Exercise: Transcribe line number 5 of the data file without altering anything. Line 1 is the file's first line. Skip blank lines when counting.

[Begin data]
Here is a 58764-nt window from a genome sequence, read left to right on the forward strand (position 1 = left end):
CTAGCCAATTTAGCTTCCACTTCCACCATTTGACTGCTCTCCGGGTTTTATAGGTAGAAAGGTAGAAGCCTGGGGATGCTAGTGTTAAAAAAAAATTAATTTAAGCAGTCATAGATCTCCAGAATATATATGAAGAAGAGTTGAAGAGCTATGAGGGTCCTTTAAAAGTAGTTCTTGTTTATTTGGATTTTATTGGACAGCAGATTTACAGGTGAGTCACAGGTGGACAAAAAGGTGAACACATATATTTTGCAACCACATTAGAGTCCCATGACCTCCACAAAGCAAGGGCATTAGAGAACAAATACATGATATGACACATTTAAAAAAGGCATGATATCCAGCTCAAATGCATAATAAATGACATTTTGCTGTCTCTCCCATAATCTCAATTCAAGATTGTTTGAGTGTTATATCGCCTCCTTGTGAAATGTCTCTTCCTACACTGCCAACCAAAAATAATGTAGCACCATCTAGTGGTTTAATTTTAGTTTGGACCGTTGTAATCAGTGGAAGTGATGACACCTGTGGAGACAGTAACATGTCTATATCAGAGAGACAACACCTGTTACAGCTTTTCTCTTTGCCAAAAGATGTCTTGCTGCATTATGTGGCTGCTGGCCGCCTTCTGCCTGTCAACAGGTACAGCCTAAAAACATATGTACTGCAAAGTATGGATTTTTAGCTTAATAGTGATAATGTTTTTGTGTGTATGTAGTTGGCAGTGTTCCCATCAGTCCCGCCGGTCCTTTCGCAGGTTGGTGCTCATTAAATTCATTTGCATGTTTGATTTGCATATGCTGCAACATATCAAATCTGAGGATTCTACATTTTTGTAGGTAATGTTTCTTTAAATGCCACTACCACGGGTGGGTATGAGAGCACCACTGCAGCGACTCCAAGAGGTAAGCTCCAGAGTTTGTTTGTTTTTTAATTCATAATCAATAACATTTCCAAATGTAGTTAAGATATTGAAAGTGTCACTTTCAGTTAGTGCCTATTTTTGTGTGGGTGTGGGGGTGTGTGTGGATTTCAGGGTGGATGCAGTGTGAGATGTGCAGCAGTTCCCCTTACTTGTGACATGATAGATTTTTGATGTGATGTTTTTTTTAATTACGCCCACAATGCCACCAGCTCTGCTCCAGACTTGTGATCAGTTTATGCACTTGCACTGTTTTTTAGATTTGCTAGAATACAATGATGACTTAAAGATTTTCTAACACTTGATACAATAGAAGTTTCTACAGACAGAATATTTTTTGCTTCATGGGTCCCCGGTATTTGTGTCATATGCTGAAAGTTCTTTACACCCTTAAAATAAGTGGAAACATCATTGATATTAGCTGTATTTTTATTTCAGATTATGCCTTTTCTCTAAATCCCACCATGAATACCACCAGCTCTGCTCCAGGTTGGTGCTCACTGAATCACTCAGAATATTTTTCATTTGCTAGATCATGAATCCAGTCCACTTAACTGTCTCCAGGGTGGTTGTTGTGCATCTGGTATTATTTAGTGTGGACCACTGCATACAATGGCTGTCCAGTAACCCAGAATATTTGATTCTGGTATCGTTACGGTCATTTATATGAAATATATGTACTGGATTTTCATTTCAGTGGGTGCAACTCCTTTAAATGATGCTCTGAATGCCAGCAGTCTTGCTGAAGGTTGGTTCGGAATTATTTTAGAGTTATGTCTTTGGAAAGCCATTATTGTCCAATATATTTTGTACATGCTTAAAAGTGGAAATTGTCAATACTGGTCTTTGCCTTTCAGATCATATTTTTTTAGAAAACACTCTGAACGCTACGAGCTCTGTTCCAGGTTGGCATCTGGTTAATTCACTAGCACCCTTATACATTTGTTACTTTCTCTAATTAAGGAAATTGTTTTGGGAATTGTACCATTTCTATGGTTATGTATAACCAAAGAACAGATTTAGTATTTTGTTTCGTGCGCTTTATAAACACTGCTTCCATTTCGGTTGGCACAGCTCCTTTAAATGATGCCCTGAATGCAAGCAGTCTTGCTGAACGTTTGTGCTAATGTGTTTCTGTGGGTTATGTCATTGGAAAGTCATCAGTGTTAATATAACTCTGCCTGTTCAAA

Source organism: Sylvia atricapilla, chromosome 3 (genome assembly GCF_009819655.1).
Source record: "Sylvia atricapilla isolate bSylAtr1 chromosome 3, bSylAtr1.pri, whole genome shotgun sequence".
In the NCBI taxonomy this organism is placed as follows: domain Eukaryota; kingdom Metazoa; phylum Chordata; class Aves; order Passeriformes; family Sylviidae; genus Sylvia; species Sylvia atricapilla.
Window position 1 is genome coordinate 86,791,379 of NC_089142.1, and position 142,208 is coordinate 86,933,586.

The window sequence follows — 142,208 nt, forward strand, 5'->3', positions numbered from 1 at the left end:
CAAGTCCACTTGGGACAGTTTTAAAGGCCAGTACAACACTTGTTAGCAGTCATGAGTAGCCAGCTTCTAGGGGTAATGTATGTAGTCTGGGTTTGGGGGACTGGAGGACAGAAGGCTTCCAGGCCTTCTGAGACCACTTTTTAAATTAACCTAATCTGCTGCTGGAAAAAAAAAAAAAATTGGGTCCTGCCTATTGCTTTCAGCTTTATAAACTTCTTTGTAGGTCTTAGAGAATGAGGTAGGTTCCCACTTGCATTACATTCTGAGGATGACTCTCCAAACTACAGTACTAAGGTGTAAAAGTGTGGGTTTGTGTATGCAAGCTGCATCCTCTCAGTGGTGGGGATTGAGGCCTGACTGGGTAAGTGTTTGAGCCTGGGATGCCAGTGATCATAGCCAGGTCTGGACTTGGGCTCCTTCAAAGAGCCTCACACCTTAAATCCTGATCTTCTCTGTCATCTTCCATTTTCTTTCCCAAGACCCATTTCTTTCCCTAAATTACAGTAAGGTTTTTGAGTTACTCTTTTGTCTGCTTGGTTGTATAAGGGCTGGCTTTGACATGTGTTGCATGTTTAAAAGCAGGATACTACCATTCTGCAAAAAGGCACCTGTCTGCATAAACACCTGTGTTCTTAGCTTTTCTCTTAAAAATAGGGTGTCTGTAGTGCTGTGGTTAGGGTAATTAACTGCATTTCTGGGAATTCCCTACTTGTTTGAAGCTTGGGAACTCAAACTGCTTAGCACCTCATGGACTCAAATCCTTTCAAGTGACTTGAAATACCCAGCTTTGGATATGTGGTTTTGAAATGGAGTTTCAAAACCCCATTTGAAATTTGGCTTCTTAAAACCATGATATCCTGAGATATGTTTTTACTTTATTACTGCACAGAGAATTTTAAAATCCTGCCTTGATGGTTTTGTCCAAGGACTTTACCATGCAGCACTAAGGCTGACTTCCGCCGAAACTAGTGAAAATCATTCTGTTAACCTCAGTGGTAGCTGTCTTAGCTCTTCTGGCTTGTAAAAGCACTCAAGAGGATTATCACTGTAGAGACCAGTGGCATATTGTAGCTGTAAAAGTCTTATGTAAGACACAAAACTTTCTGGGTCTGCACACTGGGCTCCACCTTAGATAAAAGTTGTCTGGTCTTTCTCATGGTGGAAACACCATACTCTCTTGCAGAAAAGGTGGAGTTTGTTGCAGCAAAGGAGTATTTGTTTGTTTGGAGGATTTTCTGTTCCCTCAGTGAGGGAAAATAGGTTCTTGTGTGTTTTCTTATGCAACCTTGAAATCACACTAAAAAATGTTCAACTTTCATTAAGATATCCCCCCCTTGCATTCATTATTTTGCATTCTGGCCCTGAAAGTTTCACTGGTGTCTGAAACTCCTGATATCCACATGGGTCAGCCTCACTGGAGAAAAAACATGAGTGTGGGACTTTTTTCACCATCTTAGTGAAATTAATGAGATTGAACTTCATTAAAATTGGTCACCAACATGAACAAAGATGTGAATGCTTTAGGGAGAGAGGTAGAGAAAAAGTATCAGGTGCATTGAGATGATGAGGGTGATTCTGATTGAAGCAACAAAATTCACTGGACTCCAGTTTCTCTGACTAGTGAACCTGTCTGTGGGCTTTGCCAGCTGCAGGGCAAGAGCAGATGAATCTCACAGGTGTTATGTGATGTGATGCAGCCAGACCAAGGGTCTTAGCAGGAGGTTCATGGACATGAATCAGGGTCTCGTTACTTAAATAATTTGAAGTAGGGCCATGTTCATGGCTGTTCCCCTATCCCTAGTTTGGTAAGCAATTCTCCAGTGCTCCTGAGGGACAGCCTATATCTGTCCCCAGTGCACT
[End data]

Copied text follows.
In the NCBI taxonomy this organism is placed as follows: domain Eukaryota; kingdom Metazoa; phylum Chordata; class Aves; order Passeriformes; family Sylviidae; genus Sylvia; species Sylvia atricapilla.